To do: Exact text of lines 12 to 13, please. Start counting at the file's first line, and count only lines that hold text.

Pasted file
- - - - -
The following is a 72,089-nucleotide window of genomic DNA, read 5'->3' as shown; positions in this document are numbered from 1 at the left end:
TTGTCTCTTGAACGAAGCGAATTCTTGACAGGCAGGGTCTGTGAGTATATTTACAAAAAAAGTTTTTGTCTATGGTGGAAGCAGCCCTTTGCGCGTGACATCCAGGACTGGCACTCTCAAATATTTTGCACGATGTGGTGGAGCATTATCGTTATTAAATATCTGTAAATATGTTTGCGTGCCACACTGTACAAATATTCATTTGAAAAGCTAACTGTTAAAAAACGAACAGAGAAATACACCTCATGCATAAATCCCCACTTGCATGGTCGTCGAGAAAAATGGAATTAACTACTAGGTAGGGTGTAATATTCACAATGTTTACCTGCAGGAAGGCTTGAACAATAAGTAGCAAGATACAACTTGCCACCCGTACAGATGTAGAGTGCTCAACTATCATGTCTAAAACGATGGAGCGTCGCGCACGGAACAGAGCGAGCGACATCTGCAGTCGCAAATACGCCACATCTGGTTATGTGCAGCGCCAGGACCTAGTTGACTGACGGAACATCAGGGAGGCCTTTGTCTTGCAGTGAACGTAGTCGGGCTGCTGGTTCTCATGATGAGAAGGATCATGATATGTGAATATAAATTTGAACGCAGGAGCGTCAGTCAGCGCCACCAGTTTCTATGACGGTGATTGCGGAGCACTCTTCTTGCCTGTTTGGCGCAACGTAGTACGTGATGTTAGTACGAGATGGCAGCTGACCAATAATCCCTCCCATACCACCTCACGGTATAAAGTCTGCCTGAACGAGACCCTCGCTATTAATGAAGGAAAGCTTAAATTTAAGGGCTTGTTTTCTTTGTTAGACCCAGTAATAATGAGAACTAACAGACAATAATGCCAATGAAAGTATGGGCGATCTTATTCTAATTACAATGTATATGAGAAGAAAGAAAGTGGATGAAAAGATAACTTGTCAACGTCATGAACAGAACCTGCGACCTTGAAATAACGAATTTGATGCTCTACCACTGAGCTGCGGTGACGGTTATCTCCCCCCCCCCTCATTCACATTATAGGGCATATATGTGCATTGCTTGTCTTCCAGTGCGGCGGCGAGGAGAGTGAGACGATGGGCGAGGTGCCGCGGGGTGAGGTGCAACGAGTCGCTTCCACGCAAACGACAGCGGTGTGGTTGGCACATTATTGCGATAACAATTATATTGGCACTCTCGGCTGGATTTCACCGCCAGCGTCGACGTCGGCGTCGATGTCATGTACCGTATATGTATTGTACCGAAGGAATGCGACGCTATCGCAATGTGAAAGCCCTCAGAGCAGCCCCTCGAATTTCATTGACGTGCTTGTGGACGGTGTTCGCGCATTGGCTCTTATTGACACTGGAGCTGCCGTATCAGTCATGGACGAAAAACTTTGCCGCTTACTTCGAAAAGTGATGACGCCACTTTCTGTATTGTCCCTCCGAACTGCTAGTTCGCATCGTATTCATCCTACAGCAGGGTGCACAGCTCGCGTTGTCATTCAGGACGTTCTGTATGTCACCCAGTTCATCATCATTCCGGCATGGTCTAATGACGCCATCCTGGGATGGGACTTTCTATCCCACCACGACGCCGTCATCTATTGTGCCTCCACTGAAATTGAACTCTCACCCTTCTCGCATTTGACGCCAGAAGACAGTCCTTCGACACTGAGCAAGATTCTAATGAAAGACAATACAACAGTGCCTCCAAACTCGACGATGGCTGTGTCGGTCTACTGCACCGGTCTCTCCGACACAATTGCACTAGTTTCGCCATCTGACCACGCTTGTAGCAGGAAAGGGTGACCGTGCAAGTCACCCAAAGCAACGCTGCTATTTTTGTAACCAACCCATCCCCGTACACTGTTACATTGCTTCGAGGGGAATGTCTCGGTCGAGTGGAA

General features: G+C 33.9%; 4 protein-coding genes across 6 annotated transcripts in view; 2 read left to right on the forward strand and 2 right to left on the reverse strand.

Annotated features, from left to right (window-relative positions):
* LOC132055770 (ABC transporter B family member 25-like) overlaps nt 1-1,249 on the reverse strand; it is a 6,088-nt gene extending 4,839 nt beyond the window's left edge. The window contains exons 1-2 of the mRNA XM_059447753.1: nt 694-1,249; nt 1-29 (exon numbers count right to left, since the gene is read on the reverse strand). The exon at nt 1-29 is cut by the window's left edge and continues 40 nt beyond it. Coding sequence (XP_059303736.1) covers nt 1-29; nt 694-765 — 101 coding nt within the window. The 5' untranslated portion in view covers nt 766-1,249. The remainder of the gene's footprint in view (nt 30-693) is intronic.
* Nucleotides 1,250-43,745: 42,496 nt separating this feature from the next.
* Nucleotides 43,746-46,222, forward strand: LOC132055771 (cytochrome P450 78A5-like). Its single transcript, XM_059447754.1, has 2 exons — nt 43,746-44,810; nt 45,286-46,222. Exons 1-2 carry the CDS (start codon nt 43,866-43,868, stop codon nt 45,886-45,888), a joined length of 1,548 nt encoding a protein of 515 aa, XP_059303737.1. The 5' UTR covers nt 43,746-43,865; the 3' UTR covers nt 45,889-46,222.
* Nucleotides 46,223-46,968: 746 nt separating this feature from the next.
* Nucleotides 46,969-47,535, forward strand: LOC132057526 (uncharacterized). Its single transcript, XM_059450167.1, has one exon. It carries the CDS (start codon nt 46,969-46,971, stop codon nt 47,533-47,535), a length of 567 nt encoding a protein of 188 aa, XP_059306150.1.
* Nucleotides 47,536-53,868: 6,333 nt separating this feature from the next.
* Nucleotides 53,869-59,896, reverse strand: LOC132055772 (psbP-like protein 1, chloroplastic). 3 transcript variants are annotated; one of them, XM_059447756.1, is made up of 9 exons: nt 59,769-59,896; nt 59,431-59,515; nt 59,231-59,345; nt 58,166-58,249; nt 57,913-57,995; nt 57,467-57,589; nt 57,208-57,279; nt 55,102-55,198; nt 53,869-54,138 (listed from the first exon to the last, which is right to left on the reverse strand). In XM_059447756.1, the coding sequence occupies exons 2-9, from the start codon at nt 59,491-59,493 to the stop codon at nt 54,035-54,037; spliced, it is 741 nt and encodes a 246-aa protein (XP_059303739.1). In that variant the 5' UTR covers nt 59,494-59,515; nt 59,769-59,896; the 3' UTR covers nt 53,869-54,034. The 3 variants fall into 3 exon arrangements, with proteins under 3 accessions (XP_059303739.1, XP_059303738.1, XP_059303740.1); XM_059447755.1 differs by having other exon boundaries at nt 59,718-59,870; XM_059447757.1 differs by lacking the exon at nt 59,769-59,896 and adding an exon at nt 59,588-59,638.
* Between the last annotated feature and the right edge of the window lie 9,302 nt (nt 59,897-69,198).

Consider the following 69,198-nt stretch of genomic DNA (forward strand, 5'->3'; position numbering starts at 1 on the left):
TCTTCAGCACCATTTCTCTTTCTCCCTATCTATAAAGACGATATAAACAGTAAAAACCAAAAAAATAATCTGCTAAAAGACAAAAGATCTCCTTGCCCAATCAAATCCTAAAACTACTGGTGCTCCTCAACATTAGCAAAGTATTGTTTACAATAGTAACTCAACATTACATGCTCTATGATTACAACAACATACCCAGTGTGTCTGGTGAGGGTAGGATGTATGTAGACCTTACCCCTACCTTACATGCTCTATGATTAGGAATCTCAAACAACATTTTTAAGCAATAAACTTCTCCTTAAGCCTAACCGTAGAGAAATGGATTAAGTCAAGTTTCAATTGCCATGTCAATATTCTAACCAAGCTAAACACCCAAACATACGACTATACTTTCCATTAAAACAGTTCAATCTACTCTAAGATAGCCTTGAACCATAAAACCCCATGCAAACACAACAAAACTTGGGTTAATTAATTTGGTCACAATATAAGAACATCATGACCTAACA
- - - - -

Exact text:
* Between the last annotated feature and the right edge of the window lie 9,302 nt (nt 59,897-69,198).

Consider the following 69,198-nt stretch of genomic DNA (forward strand, 5'->3'; position numbering starts at 1 on the left):